30 June 2022

Axing TV arts is a disgrace


RADIO TIMES, 2-8 JULY 2022, p. 7

Viewpoint: Waldemar Januszczak

BACK IN THE 1990s, I used to be head of arts at Channel 4. I put Glastonbury on television. I put the Turner Prize on television. We did Glyndebourne. We did the Edinburgh Festival. Dennis Potter talked to us in a famous interview that lasted 104 minutes. We showed the whole thing uncut.

My boss Michael Grade [chief executive of Channel 4 1988-97] believed in the arts. On top of all the specials and live broadcasts, he gave me 30 primetime slots a year: 9pm on Tuesdays, one hour long. J’accuse – Citizen Kane won a Bafta. We won Emmys. The music department did The Three Tenors. It was a heyday.

And not just at Channel 4. Omnibus on BBC1 was producing excellent arts coverage. BBC2 was largely and brilliantly an arts channel and Arena was scooping award after award for its supremely creative approach. Even ITV was showing The South Bank Show at regular and viewable times. British television, you felt, was doing right by the arts.

Compare that with now. The announcement that BBC4 is to be scrapped as a terrestrial channel, while the ‘yoof’ channel, BBC3, is restored, means that the only channel dedicated to the arts left on British television is the heroic Sky Arts. It’s a national disgrace. When people talk to me about diversity and choice on British TV, I laugh in their faces.

Channel 4 began backing out of its ambitious arts coverage pretty much as soon as Michael Grade left. These things are always down to who arrives next. Set up with public money, charged with a public-service remit, Channel 4 should not have been allowed to run down its arts coverage and replace it with freak shows, creepy voyeurism, extreme this and that. It’s why I have no sympathy whatsoever with the current fight to ‘save’ Channel 4 from privatisation. In television, as elsewhere, ou reap what you sow.

A worse crime, though, is what has happened to the arts on the BBC. BBC4 was set up specifically to cater for an arts-loving audience. But for years, the BBC has been starving it of resources in order to make even more expensive dramas.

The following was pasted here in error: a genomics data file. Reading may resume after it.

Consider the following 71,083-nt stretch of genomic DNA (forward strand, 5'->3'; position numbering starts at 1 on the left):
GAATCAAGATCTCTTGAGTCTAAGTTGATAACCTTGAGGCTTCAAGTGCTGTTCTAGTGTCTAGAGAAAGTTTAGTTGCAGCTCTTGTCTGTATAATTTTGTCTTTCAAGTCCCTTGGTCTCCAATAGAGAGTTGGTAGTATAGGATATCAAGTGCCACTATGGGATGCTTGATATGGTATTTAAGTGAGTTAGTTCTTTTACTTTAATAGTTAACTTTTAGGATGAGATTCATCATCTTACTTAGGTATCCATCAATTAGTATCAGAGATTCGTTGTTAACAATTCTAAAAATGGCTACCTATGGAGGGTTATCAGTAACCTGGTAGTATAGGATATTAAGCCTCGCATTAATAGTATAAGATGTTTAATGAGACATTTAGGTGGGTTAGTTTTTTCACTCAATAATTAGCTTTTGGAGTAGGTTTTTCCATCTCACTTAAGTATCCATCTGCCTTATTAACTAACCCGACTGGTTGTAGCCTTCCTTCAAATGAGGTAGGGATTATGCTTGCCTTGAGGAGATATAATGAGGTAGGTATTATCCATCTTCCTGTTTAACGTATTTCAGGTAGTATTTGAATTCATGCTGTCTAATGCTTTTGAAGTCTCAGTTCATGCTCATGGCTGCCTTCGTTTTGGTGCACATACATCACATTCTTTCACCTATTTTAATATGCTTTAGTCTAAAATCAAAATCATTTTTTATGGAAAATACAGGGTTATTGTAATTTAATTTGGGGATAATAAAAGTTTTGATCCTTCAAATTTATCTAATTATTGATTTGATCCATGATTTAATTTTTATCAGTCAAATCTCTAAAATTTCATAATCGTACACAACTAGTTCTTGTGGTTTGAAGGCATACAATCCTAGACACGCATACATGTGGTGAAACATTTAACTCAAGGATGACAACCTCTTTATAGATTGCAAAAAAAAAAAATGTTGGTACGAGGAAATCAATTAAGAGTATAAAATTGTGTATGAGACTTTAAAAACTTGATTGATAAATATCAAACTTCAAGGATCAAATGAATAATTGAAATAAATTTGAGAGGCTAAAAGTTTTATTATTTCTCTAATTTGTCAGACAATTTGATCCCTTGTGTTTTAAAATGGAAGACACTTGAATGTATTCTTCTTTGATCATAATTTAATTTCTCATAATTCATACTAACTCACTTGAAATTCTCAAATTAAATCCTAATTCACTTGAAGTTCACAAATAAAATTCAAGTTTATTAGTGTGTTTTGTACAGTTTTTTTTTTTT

BBC2, meanwhile, gave up pretending it was interested in the arts decades ago. It’s self-evidently a lifestyle channel, as pointless and disposable as a Sunday newspaper pull-out. I’ve met all the recent controllers of BBC2 and not one of them has shown a tangible interest in the arts. What they were all tangibly interested in was cooking, property, driving, travel, more cooking, ballroom dancing and quizzes.


NONE OF THESE lunkheads appears to have realised that the best way to prove you’re fulfilling a public-service remit on the BBC is to put public-service programmes on the BBC – catering for those who aren’t otherwise being catered for.

Everyone knows the ‘yoof’ audience doesn’t need BBC3. It doesn’t watch terrestrial TV, it watches stuff on its phone in the bedroom. By chasing after them like an old grandpa who’s bought himself purple flares because purple flares are ‘dope’, the BBC is embarrassing itself. Worse still, it’s chasing after the same demographic as everyone else, and that isn’t the public-service broadcasting we’re paying for.

Meanwhile, there’s another audience out there that really does need more arts on television. Perhaps some of them are so old that they don’t know how to watch stuff on their phone. But so what? When did growing old become a crime?

Bravo then to Sky Arts for continuing to supply public-service television even though they’re not legally obliged to do so.

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